The first question comes from your old friend, promoter Louie Messina. He wants us to ask you, “When are you going to get excited again about getting your ass on a tour bus? You may not be missing touring but your fans definitely miss you.”
(Laughs). Oh, God! Well, you can tell Louie I’m growing more and more anxious every day. And that’s true, actually. I am. I was with the band a couple weeks ago during my album launch. We were together for the first time for a while and it was good to see the guys again. And we’re talking about next year, and we’re talking about spring, and you can see anxiousness in their eyes. And I caught myself doing that too.
Even though we only played a couple of songs together during the promo week, we were playing together again. And it felt, in just that short amount of time, we did “Boys of Fall” and, in rehearsal, we did a few songs off of Hemingway’s Whiskey that we’re going to do in the show – and it felt great. It was new and there was an energy I was hoping was going to be there. And it made me anxious. I got to admit, it really did. And think I could see that in the band also.
According to our stats, you’re the third highest-grossing touring artist of the last decade. And, again, bringing up Louie one more time, he made the point to us that a lot of venues took your visit for granted. And taking a year off suddenly made them realize how much they depended upon your show for their bottom line.
Yeah. Well, my mental health, me as a person, there were a lot of bottom lines that were affected. And none more than mine. It was important to me to take care of myself. It was getting to the point where, last year, it felt it was going to get to the point that the investment that I have made, and the investment the fans have made was going to be compromised. It was starting to feel mechanical and it can’t be that way.
Even as a kid, you know, you go to church and you listen to music. I’m moved by gospel music in church because it comes from the heart. And that’s not mechanical. It’s no different for people out in the audience. I look at it that way. It has to come from the heart; it’s got to move them. And when it doesn’t, when it’s just going through the motions you’re not moving anybody. That’s not the way it was last year but I could feel it going that way if we had done another year just like we did. I felt that’s the way it would have been this year.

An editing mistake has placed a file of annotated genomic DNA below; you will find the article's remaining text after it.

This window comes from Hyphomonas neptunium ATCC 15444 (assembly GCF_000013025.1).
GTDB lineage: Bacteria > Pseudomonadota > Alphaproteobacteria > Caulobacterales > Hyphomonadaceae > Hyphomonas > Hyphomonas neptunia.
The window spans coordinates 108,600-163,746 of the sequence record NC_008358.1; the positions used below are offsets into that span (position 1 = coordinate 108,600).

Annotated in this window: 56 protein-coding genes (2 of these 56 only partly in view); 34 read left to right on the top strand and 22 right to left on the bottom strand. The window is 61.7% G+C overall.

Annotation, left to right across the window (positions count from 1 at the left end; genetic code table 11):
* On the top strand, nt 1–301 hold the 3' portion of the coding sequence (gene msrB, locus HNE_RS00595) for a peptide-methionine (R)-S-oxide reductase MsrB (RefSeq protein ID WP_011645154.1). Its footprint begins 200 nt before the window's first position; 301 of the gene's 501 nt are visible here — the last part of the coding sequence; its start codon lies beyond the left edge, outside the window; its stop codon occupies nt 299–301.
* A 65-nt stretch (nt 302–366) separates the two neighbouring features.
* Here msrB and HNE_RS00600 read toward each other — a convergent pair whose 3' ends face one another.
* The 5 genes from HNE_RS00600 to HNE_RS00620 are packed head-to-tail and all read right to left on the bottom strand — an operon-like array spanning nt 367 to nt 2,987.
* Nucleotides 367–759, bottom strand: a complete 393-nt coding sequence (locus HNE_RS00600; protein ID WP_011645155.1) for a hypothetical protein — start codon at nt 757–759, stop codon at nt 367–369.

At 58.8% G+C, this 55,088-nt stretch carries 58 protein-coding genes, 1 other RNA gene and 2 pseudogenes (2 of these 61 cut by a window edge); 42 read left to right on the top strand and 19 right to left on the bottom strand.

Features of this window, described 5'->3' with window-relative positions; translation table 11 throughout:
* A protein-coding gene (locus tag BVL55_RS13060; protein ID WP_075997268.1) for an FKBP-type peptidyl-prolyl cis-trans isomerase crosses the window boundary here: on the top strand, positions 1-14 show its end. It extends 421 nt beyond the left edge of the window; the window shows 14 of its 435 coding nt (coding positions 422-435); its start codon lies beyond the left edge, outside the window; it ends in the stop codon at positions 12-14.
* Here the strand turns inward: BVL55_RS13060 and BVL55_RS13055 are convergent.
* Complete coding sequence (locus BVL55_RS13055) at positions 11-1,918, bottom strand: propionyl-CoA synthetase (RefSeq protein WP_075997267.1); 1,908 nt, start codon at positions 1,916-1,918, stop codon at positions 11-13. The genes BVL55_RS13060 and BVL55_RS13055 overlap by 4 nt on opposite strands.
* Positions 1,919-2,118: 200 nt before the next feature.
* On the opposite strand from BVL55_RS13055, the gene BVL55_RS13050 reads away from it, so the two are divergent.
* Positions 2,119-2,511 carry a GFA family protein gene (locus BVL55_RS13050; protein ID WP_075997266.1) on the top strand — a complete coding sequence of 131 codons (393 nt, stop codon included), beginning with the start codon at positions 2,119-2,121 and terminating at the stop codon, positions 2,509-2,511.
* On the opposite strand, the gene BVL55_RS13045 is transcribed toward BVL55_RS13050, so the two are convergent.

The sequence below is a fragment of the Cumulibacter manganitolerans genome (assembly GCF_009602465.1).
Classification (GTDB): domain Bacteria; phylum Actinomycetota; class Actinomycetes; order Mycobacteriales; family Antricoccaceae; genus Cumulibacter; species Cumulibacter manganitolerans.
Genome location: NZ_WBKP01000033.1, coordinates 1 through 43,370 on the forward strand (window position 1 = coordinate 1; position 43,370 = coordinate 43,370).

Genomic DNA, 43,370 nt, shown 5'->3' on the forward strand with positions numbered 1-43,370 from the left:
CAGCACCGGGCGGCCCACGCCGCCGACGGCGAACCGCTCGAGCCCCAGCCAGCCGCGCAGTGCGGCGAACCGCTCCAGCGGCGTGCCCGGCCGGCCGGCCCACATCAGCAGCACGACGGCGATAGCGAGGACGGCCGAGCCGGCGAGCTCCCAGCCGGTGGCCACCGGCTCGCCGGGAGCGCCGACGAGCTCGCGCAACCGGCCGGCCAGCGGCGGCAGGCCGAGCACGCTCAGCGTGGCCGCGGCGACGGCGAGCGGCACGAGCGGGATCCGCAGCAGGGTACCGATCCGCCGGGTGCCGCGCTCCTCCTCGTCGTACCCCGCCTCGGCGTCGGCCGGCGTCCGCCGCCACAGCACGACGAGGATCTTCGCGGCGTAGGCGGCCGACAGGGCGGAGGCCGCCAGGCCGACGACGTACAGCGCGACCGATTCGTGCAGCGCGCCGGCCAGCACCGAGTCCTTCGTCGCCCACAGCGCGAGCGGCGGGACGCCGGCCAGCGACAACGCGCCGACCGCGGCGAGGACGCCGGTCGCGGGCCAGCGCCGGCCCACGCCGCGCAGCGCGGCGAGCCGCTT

Well, it was a good year to take off. Did you have that in the back of your mind?
No, it was just me realizing I had to protect the investment that the fans and I have built together, to build what we’ve built. Now, sitting on the sidelines over here, touring is my life and my business. And I don’t watch what everybody does. I just watch what the industry does as a whole. And it seemed to be the right time for our break. And I’m looking forward to going out there next year – not only me and the band being re-energized but the people who have come to see. They’re going to see a different show. It’s going to be a new show. It’s going to be energetic. It’s going to be loud, it’s going to be fun, it’s going to be an event. And I’m looking forward to that. I’m starting to preach already, you know?
I assume there will be a football motif for at least one song.
Are you guys working on a football motif for the whole show?
Oh, no. “Boys of Fall” is a moment in my career and it’s going to be a moment in the show. “Boys of Fall” is right now a great moment in my career. The song, the video, the documentary film we did that was all over ESPN, I think later on in life, looking back on the highlights of my career, “Boys of Fall” will be right up there in the top two, three, no matter whatever happens in my career, as far as creative-wise. Now me, on the road, that’s a different story. The last decade of my life on the road, as I look back, that was probably the highlight of my career – the whole 10 years. But yeah, “Boys of Fall” is going to be a big moment in the show but the show won’t be wrapped around it.
We keep hearing it’s going to be a “huge” tour, and “huge” can mean the massive amount of dates. But could it also mean a “huge” stage design?